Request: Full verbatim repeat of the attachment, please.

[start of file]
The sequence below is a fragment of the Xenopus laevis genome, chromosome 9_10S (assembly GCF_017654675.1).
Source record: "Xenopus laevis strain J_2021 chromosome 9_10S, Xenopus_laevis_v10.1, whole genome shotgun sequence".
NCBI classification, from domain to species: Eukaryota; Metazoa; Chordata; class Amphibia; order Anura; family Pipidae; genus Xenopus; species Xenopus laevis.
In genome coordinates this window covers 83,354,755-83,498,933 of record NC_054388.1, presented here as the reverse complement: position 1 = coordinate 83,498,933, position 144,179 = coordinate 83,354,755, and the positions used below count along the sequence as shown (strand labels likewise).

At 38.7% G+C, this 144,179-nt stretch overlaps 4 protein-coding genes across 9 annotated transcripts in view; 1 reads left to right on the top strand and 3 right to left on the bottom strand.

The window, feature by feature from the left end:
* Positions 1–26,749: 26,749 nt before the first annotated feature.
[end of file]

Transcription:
The sequence below is a fragment of the Xenopus laevis genome, chromosome 9_10S (assembly GCF_017654675.1).
Source record: "Xenopus laevis strain J_2021 chromosome 9_10S, Xenopus_laevis_v10.1, whole genome shotgun sequence".
NCBI classification, from domain to species: Eukaryota; Metazoa; Chordata; class Amphibia; order Anura; family Pipidae; genus Xenopus; species Xenopus laevis.
In genome coordinates this window covers 83,354,755-83,498,933 of record NC_054388.1, presented here as the reverse complement: position 1 = coordinate 83,498,933, position 144,179 = coordinate 83,354,755, and the positions used below count along the sequence as shown (strand labels likewise).

At 38.7% G+C, this 144,179-nt stretch overlaps 4 protein-coding genes across 9 annotated transcripts in view; 1 reads left to right on the top strand and 3 right to left on the bottom strand.

The window, feature by feature from the left end:
* Positions 1–26,749: 26,749 nt before the first annotated feature.